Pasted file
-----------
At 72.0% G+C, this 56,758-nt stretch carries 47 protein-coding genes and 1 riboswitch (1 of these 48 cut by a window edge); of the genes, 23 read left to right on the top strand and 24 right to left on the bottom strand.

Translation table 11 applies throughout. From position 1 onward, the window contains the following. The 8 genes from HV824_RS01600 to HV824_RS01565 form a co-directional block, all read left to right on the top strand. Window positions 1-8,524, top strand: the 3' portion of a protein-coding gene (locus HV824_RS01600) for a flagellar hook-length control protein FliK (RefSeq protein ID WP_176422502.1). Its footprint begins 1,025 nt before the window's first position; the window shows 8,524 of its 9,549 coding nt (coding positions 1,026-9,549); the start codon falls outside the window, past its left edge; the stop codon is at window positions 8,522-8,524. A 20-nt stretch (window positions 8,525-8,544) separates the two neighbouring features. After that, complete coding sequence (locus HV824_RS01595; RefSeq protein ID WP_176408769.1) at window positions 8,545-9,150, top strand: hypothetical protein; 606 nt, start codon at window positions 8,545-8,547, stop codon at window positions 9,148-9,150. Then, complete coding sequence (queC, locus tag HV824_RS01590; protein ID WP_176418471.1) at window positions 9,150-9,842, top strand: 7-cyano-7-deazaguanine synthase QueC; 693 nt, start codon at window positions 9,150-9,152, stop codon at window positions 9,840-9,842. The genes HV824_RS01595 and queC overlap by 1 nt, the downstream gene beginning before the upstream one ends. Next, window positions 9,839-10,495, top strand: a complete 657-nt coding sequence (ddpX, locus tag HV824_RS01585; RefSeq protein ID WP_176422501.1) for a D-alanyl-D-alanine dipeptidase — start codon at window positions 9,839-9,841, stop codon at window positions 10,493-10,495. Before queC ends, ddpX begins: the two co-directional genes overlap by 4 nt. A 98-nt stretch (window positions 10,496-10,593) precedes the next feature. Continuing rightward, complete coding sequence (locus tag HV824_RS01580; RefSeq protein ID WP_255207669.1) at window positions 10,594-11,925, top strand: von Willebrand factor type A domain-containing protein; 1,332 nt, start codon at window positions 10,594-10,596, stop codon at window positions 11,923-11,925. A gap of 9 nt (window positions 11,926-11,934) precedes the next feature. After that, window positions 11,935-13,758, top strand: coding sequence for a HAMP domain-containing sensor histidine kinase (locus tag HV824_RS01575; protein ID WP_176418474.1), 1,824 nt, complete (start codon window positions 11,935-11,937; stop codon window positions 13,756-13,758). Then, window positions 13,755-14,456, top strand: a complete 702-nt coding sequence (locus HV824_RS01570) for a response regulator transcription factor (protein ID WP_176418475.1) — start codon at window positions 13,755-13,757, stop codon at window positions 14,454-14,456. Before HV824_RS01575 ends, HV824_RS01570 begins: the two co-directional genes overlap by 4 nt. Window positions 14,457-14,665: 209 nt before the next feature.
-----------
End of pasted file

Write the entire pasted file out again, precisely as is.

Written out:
At 72.0% G+C, this 56,758-nt stretch carries 47 protein-coding genes and 1 riboswitch (1 of these 48 cut by a window edge); of the genes, 23 read left to right on the top strand and 24 right to left on the bottom strand.

Translation table 11 applies throughout. From position 1 onward, the window contains the following. The 8 genes from HV824_RS01600 to HV824_RS01565 form a co-directional block, all read left to right on the top strand. Window positions 1-8,524, top strand: the 3' portion of a protein-coding gene (locus HV824_RS01600) for a flagellar hook-length control protein FliK (RefSeq protein ID WP_176422502.1). Its footprint begins 1,025 nt before the window's first position; the window shows 8,524 of its 9,549 coding nt (coding positions 1,026-9,549); the start codon falls outside the window, past its left edge; the stop codon is at window positions 8,522-8,524. A 20-nt stretch (window positions 8,525-8,544) separates the two neighbouring features. After that, complete coding sequence (locus HV824_RS01595; RefSeq protein ID WP_176408769.1) at window positions 8,545-9,150, top strand: hypothetical protein; 606 nt, start codon at window positions 8,545-8,547, stop codon at window positions 9,148-9,150. Then, complete coding sequence (queC, locus tag HV824_RS01590; protein ID WP_176418471.1) at window positions 9,150-9,842, top strand: 7-cyano-7-deazaguanine synthase QueC; 693 nt, start codon at window positions 9,150-9,152, stop codon at window positions 9,840-9,842. The genes HV824_RS01595 and queC overlap by 1 nt, the downstream gene beginning before the upstream one ends. Next, window positions 9,839-10,495, top strand: a complete 657-nt coding sequence (ddpX, locus tag HV824_RS01585; RefSeq protein ID WP_176422501.1) for a D-alanyl-D-alanine dipeptidase — start codon at window positions 9,839-9,841, stop codon at window positions 10,493-10,495. Before queC ends, ddpX begins: the two co-directional genes overlap by 4 nt. A 98-nt stretch (window positions 10,496-10,593) precedes the next feature. Continuing rightward, complete coding sequence (locus tag HV824_RS01580; RefSeq protein ID WP_255207669.1) at window positions 10,594-11,925, top strand: von Willebrand factor type A domain-containing protein; 1,332 nt, start codon at window positions 10,594-10,596, stop codon at window positions 11,923-11,925. A gap of 9 nt (window positions 11,926-11,934) precedes the next feature. After that, window positions 11,935-13,758, top strand: coding sequence for a HAMP domain-containing sensor histidine kinase (locus tag HV824_RS01575; protein ID WP_176418474.1), 1,824 nt, complete (start codon window positions 11,935-11,937; stop codon window positions 13,756-13,758). Then, window positions 13,755-14,456, top strand: a complete 702-nt coding sequence (locus HV824_RS01570) for a response regulator transcription factor (protein ID WP_176418475.1) — start codon at window positions 13,755-13,757, stop codon at window positions 14,454-14,456. Before HV824_RS01575 ends, HV824_RS01570 begins: the two co-directional genes overlap by 4 nt. Window positions 14,457-14,665: 209 nt before the next feature.